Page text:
Guidelines for Shipping Firearms
How do I get my firearms to another state?
Whether you’re moving or traveling, there are regulations to follow for transporting firearms. Laws tell you what you can and can’t do, but interpreting those laws into practical steps can be tricky. Since many moving companies (like U-Pack®) are not able to transport guns, you have to figure out what to do with them during a long distance move. And if you’re traveling to hunt, you have to take them with you. But how can you get firearms to another state? You have three options: driving, flying or shipping. All of these methods have their own rules and regulations, but transporting firearms can be easily done.
Note: Federal and state laws regarding firearms frequently change. These suggestions are not legal advice or summary of laws. Consult a local attorney or the written local laws to determine which laws apply to your specific situations. After arriving at your destination, state and local laws for ownership and possession will apply.
Driving firearms across state lines
Federal laws allow for driving legally acquired firearms across state lines for lawful purposes (except for people explicitly prohibited from doing so), but you always have to comply with state and local laws. The best way to comply with most laws is to keep the firearm unloaded, locked in a case and stored in an inaccessible and not-visible area (like the trunk or a toolbox).
If you plan to carry the firearm on your person or readily accessible, state and local laws for carrying a firearm will apply. Be aware and knowledgeable of carry laws in each state before the trip — you may need to obtain a non-resident permit in some states in order to carry a firearm. Check the database at Handgunlaw.us to learn about state laws.
Transporting firearms by flight
Before going to the airport, you should check the airline’s policies regarding firearms transportation as these change and are also dependent on TSA requirements. Typically, firearms can be placed in checked and locked luggage for domestic flights, just make sure to declare the firearm when presenting the luggage at check-in (fees may apply depending on the airline). When you pack the guns, make sure they’re unloaded and lock them in a hard-sided case, keeping the key with you during the flight. You can also check any parts like magazines, clips, bolts or firing pins, just be sure they’re also locked in a hard-sided case or boxed either in a plastic ammo box or original cardboard packaging.
You can put.75 caliber or smaller or shotgun shells in the same case as the firearm (the same applies to magazines or clips) or place them in a box. Rifle and pistol ammunition must be in a locked container other than the one containing the firearm.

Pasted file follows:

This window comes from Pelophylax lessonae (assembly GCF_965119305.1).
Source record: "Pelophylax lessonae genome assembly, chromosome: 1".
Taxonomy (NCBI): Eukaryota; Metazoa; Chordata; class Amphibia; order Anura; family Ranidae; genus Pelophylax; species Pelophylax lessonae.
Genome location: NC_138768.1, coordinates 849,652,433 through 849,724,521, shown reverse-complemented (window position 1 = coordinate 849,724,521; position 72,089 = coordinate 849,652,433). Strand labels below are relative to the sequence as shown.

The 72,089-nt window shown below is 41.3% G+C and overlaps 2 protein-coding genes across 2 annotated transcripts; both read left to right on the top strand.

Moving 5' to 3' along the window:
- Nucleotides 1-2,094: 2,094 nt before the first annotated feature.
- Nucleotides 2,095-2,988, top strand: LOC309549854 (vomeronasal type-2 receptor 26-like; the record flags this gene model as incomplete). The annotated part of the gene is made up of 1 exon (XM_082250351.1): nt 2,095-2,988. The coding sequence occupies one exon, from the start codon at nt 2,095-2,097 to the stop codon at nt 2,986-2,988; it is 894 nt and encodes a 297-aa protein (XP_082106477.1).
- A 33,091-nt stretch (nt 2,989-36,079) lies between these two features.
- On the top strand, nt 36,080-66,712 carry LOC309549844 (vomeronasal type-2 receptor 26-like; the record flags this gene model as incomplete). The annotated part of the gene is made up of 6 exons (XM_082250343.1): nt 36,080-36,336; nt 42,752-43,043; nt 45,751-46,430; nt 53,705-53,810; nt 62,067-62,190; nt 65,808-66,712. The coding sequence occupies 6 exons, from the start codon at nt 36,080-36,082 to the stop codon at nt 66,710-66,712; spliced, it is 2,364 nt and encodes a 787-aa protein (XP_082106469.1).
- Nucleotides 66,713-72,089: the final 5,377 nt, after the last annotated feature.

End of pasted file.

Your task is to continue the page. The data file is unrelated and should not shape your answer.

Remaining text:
The Transportation Security Administration (TSA) always has the most current guidelines for transporting firearms and ammunition, so double check it for any updates before traveling. For international travel, check with the U.S. Customs and Border Protection website for the most up-to-date information.
Shipping a firearm
If you’re not flying and don’t want to travel with a firearm in your vehicle, consider using the Postal Service. Here are some things to keep in mind:
Shipping rifles and shotguns
You can legally mail a shotgun or rifle to another resident in your own state or to someone in another state if the recipient has a Federal Firearms License. You can also mail it to yourself in another state in care of another person. The recipient needs to be a resident of the state where you’re moving or intend to hunt.
When sending a shotgun or rifle through the mail, tell the Postal Service that it’s a firearm and be sure to ship it with an Extra Service that gives tracking and requires a delivery signature (like Certified Mail®). The Postal Service may require you to open the package or certify that the gun is unloaded before accepting the package. The Postal Service may also have additional restrictions on firearms shipments by unlicensed persons.
A nonlicensee may not ship a handgun through the U.S. Mail.
Shipping pistols and handguns
A Federal Firearms License (FFL) is required to ship handguns and other concealable firearms through the U.S. Mail. However, a nonlicensee may ship a handgun to himself/herself in another state in care of a resident of that state, but it must be shipped via private common or contract carrier (18 U.S.C. § 1715). Also, a nonlicensee may ship a handgun to an FFL licensee in any state, but should verify their license number via https://www.atfonline.gov/fflezcheck/ Private common or contract carriers may also have additional restrictions on firearms shipments by unlicensed persons.
As dealers, gun shops will have their FFL, and they may be able to help you ship firearms to another FFL at your destination. It’s not uncommon for gun shops to help customers ship guns, since most people are not authorized/licensed to do so.
Ammunition is prohibited in USPS shipments; however, some parcel shipping companies may allow it.
Questions about shipping firearms
Although most moving companies don’t allow you to transport firearms in their equipment, it’s easy to transport them yourself once you know the guidelines. If you have questions about shipping firearms, let us know. We’ll do our best to track down the answer!